The Irish High Court has found that the decision by the School Transport Appeals Board to refuse a young child with autism school transport was unsatisfactory and must be reconsidered in light of the Court’s finding.
Judicial review proceedings were brought on behalf of the young child after being refused school transport under the Special Education Needs Scheme by the Board by virtue of the fact that the school in which he was to attend was not the closest school to his home. It was the opinion of various healthcare and educational professionals, the Court heard, that the school in question was best suited to the child’s needs.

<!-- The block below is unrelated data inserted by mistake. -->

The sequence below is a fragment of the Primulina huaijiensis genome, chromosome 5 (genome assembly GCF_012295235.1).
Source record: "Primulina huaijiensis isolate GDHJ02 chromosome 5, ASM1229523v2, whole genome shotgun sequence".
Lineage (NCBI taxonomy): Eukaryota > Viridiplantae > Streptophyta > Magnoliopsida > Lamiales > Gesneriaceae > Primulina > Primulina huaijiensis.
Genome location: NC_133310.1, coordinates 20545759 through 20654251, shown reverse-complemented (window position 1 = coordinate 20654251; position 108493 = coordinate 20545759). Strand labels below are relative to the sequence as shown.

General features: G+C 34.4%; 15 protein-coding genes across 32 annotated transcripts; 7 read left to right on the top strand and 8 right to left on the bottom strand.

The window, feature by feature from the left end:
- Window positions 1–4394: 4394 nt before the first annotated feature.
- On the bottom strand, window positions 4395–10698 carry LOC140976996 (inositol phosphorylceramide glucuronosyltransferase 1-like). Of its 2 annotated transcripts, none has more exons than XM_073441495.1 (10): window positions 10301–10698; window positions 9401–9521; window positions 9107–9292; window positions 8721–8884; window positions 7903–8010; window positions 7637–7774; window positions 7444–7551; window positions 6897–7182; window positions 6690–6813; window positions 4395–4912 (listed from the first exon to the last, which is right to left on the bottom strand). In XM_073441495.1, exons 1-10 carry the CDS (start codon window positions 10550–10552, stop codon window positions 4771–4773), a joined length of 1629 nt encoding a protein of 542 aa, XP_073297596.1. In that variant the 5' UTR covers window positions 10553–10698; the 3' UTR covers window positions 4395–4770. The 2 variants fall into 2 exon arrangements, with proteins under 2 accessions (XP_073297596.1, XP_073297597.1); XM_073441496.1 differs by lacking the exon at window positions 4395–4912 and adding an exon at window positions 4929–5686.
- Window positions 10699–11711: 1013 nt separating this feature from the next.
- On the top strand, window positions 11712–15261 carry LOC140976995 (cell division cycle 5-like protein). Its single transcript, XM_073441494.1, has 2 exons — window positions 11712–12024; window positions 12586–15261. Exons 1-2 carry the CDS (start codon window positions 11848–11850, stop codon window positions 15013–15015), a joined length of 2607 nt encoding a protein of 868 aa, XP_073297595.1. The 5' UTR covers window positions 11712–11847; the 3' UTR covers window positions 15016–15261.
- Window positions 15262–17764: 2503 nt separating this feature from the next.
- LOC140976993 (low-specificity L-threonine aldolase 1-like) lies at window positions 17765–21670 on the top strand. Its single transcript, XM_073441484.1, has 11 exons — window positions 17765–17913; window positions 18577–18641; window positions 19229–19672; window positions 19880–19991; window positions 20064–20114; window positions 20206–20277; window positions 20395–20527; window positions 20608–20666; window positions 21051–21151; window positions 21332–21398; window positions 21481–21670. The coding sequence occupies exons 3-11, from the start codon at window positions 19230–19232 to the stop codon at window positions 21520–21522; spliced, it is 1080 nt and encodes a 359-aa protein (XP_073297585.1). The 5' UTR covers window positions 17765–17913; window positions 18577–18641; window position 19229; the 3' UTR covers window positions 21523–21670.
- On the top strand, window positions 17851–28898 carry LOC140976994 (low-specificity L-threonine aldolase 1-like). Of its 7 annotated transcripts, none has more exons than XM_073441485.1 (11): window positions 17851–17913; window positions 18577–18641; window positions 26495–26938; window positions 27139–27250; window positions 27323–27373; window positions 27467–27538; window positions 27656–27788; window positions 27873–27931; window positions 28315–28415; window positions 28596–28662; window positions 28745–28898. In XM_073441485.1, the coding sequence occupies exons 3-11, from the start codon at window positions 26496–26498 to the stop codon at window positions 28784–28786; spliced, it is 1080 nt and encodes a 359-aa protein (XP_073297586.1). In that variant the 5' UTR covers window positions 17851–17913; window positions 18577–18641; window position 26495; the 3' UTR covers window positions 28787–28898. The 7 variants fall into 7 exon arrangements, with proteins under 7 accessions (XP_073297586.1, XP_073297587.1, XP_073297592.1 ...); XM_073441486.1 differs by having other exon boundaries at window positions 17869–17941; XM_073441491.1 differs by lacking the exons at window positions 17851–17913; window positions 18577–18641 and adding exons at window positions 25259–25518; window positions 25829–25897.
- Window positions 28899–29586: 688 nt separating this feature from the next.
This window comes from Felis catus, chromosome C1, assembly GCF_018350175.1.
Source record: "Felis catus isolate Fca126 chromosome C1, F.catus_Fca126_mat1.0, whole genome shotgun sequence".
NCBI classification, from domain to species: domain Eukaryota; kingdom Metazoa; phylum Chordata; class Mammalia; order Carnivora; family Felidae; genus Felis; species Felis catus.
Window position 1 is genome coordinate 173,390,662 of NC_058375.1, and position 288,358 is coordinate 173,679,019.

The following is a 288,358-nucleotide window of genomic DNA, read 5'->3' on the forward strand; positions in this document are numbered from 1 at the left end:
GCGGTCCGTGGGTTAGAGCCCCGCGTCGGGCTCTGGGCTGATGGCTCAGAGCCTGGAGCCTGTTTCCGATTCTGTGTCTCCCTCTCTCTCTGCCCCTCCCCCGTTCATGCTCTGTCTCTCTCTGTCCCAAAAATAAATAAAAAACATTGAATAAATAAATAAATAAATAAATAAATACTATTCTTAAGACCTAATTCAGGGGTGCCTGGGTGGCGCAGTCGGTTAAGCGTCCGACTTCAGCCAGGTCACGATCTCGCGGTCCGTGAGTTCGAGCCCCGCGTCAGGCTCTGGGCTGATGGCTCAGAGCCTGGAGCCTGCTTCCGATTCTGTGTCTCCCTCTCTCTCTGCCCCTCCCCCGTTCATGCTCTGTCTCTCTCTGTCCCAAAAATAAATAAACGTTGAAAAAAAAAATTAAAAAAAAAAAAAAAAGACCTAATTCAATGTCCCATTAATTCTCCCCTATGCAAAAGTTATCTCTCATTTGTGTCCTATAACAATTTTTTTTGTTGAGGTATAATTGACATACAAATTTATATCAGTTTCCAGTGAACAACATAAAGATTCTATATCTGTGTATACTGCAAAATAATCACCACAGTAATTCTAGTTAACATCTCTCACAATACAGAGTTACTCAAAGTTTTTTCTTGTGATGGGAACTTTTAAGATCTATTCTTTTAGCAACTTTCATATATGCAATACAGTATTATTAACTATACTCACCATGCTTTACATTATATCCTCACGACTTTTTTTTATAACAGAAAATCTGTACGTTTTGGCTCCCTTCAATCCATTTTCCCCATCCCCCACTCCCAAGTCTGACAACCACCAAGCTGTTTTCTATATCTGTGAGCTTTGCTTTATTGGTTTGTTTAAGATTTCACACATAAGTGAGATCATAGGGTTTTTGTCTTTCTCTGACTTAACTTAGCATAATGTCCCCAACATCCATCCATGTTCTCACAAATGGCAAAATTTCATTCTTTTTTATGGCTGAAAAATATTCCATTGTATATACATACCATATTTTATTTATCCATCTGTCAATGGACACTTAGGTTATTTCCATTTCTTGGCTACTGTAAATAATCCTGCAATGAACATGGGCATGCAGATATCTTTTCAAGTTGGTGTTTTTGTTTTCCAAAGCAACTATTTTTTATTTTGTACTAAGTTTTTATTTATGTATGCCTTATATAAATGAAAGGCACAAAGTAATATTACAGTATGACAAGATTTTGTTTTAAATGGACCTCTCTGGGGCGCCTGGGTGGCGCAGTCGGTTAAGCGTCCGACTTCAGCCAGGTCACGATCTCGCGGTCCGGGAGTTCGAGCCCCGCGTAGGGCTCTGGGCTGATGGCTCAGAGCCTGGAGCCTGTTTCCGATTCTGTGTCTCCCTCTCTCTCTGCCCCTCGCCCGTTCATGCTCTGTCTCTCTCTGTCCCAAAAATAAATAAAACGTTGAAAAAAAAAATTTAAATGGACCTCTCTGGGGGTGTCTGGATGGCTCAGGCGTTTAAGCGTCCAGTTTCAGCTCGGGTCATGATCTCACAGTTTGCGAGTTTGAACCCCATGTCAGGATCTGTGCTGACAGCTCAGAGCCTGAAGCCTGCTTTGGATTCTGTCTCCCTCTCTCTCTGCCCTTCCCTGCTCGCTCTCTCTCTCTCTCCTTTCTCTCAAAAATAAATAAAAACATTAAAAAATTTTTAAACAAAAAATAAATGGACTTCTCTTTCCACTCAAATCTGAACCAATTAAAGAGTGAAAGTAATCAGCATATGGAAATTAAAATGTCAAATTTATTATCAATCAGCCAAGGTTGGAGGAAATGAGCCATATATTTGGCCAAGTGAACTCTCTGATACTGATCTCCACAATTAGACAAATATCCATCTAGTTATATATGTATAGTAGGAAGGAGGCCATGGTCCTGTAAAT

The child’s family first brought the application to the Minister of Education who refused it because the school was not the closest school to the child’s home. They then appealed to an independent body called the School Transport Appeals Board who refused it without any reason specified.
Ms. Justice Niamh Hyland in the High Court was not satisfied with the Board’s decision; she held that the Board had failed to engage properly with the evidence presented and had a duty to set out its reasons for the decision as an body independent to the Department of Education. As a result, she held the decision of the Board was “set at nought”.
Ms. Justice Hyland quashed the refusal and remitted it back to the Board for fresh consideration. She also ruled that the respondents should pay the child’s legal costs.